Archaeologists complete excavation in renewed search for Moors Murder victim Keith Bennett

Credit: PA

Archaeologists have finished excavating the primary scene in the renewed search for Moors Murder victim Keith Bennett and found "no visible evidence" of human remains.

Greater Manchester Police said "no bones, fabric or items of interest" have been recovered in the area recently brought to police attention by a member of the public who had been researching the schoolboy's murder.

The search continues in the wider area of Saddleworth Moor in the Peak District, and soil samples have been taken for analysis.

Keith Bennett Credit: PA

Greater Manchester Police said a "meticulous examination of the initial area" had been completed and officers have moved on to surrounding grounds to ensure nothing has been missed.

Detective Chief Inspector Cheryl Hughes said: "Forensic archaeologists and forensic anthropologists have now completed a methodical archaeological excavation and examination of the area previously dug and refilled by the member of the public.

"No bones, fabric or items of interest were recovered from the soil.

"These accredited and certified forensic experts are now continuing with a methodical and controlled excavation of the area immediately surrounding the original site to provide a higher level of assurance of the presence or absence of any items of interest.

"Further soil samples have been taken for analysis, but at this time there is no visible evidence to suggest the presence of human remains.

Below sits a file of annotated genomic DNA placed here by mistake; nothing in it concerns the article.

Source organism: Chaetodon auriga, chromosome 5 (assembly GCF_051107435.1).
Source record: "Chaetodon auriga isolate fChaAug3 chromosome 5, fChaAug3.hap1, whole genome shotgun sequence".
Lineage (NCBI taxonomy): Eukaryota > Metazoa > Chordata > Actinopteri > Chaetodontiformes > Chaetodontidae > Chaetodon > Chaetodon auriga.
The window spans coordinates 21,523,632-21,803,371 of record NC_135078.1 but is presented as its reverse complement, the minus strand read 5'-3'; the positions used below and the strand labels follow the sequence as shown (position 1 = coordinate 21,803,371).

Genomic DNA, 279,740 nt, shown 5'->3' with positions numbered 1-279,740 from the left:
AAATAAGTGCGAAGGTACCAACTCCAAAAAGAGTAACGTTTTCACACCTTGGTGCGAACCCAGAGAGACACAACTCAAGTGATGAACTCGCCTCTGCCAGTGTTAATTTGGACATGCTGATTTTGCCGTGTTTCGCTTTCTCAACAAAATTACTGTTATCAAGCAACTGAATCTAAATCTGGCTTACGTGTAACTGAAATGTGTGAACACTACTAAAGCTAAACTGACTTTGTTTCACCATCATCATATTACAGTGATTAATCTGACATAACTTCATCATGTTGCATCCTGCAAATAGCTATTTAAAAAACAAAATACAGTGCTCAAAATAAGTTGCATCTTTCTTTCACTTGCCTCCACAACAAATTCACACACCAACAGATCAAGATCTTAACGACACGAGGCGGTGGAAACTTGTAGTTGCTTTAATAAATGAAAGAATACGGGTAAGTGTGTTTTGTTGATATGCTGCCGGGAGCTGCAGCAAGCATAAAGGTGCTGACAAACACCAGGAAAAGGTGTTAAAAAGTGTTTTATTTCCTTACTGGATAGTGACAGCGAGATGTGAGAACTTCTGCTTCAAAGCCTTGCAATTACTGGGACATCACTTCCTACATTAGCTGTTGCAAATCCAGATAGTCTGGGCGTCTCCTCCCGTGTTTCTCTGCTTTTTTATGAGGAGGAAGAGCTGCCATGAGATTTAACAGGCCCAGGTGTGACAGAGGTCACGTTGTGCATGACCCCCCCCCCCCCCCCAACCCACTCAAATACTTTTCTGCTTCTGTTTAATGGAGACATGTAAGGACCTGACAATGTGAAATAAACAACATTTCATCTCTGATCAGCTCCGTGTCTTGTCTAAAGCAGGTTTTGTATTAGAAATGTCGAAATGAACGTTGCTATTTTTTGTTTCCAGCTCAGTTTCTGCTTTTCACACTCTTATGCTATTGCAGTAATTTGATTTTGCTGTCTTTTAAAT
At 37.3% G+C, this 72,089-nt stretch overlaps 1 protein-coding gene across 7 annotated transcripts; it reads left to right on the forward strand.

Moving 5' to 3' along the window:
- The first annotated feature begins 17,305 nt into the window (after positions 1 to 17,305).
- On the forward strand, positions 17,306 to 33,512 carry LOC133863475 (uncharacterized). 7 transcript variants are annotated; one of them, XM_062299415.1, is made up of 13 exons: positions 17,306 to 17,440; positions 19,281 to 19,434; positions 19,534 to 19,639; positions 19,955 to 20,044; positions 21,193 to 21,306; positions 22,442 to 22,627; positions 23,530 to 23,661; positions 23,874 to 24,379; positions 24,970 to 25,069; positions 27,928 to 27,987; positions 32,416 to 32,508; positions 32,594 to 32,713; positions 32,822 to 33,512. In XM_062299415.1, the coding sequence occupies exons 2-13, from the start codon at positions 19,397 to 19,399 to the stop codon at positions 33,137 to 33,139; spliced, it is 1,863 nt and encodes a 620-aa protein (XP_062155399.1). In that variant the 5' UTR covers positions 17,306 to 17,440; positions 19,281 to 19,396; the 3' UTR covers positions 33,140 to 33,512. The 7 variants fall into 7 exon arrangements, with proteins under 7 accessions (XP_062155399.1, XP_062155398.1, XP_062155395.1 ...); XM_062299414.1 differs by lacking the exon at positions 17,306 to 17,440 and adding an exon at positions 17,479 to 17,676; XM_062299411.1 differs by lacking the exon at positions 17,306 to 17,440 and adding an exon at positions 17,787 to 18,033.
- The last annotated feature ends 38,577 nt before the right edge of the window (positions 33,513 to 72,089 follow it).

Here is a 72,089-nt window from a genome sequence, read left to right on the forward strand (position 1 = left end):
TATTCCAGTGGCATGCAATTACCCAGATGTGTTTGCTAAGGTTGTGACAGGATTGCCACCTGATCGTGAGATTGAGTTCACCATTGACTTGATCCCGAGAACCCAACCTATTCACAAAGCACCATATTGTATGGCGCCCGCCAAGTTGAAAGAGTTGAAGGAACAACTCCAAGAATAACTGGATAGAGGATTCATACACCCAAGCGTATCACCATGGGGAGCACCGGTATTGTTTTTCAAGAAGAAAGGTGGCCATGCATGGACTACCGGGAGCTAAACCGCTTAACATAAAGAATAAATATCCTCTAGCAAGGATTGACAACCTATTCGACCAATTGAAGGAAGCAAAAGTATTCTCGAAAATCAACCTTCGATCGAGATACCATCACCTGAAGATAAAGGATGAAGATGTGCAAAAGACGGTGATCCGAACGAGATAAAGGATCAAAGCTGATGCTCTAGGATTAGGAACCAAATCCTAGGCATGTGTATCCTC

"The scene examination is ongoing."

She added: "We have seen the outpouring of support since this news broke so know how our communities feel about this case but we are asking members of the public not to travel to the area and can assure them that we will provide timely and appropriate updates."

Detective Hughes said that GMP is keeping Keith's family updated at each stage of the search.

Credit: PA

Twelve-year-old Keith Bennett was snatched by Ian Brady and Myra Hindley 58 years ago in June 1964, in south Manchester, but his remains have never been found.

Police say they were contacted by the author researching Keith's murder who believes he had discovered human remains, at around 11.25am on 29 September.

Keith's brother Alan Bennett said he was frustrated that the search had failed to find him. On his Facebook page, Alan Bennett posted: "I would like to publicly thank the Cold Case Team and the Forensic Team for all they are doing on the moor and for keeping me informed."

He also suggested Mr Russell should return to the moors to help police find the precise location of his find.

Brother of Moors Murder victim says he is 'frustrated' new information has not yet found his sibling

Brady ignored repeated requests from Keith's late mother, Winnie Johnson, over several decades to identify the location of his makeshift grave so she could give her son a proper Christian burial. She died in 2012.

Keith is one of five victims of Brady and Hindley, alongside Pauline Reade, 16, John Kilbride, 12, Lesley Ann Downey, 10, and Edward Evans, 17.

Hindley died in jail in 2002 at the age of 60 and Brady died in a high-security hospital in 2017 aged 79.